"In truth there need be no such confusion. A long line of Indiana cases clearly distinguishes these two standards, leaving to the trial court the question of whether or not there has been a decisive change in conditions while limiting the appellate tribunal to a determination of whether or not the evidence could serve as a rational basis for the court's findings. Indicative of the distinction is Mickels v. Mickels [Mikels v. Mikels], supra:

"`We are not critical of the language used in Brickley v. Brickley, supra, Wible v. Wible, supra, and Adams v. Purtlebaugh, supra, indeed, we subscribe thereto; however, in determining the import and the decisive character of the evidence, the trial judge before whom the parties and the witnesses appeared, is clothed with the obligation and responsibility of evaluation. If there is any evidence, or legitimate inferences therefrom, to support the finding and judgment of the trial court, this Court may not intercede or interfere and exercise or use its judgment as a substitute for that of the trial court.' (Emphasis supplied.) 248 Ind. at 586, 228 N.E.2d at 20. "See also, Perdue v. Perdue (1970), 254 Ind. 77, 257 N.E.2d 827; Bowles v. Bowles, supra; Winkler v. Winkler, supra; Cox v. Cox, supra; Renard v. Renard, supra.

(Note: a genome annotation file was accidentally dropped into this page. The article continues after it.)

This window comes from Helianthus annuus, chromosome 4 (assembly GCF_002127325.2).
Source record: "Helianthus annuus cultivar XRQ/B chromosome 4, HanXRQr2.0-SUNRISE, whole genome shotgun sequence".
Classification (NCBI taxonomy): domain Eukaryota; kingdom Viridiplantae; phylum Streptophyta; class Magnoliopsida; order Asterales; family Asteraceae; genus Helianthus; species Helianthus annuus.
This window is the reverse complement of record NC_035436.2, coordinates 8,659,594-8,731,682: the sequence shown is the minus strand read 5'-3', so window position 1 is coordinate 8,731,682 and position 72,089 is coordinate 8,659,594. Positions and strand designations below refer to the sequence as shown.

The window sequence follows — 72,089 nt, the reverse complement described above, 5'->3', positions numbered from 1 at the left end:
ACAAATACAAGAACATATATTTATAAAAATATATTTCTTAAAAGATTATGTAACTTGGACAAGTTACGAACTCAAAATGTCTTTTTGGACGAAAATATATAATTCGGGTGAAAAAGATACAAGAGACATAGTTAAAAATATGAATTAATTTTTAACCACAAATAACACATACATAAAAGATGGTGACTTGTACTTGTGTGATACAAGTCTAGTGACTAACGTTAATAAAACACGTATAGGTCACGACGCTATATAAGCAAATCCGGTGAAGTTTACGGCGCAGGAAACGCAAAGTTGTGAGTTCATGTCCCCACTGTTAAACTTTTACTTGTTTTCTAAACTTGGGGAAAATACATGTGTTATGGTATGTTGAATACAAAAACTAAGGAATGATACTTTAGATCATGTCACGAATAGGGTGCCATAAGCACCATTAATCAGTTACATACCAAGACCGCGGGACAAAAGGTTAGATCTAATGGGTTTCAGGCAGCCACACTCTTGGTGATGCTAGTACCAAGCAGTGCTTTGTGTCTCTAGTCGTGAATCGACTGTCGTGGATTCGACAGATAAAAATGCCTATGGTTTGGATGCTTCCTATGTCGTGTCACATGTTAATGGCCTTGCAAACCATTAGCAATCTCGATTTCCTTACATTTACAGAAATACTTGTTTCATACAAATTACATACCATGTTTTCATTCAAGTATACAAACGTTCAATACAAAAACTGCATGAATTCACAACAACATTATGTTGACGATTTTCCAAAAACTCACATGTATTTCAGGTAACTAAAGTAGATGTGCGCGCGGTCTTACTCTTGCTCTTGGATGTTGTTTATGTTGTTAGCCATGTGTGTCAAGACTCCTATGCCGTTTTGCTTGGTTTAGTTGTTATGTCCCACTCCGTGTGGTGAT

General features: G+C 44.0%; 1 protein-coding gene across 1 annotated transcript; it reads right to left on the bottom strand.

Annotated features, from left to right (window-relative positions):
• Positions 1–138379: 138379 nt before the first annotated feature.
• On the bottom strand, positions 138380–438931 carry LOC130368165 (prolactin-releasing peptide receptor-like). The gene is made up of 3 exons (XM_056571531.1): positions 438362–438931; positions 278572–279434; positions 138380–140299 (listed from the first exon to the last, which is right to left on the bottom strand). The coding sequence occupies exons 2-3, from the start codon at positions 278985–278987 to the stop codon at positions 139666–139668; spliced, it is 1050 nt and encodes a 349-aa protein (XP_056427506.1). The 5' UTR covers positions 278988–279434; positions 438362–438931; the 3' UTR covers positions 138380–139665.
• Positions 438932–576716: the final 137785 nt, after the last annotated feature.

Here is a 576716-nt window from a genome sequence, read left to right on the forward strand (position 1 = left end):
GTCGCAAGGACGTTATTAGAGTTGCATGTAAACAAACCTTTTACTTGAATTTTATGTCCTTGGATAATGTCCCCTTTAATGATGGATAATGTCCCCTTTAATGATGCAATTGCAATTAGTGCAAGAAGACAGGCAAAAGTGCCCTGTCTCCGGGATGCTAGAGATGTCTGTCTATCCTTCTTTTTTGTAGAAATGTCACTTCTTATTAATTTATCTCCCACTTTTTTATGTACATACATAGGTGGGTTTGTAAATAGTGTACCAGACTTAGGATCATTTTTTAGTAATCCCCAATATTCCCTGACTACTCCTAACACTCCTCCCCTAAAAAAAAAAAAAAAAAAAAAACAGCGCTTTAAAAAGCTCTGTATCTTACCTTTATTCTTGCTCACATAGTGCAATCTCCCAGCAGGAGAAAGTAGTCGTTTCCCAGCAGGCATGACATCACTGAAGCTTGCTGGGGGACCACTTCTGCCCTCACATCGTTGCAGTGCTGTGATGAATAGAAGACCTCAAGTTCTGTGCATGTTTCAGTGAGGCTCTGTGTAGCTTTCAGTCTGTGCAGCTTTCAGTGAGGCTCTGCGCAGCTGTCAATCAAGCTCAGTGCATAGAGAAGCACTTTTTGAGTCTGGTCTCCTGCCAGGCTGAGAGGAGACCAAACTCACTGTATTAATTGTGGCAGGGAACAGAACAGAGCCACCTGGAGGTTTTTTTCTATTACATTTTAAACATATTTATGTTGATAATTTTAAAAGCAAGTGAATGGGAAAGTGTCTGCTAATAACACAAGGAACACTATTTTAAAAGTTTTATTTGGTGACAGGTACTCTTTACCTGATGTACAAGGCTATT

"The decided cases on this subject do not justify the conclusion that this or the Supreme Court has or will independently determine whether there has been a `decisive change of circumstances.' The Supreme Court has, however, reversed custody modifications if a combination of certain deficiencies were present: (1) petitioner's failure to allege a decisive change in conditions; (2) a total absence of evidence tending to prove such changes; and (3) no findings by the trial court that there existed such changes in conditions which warranted modification.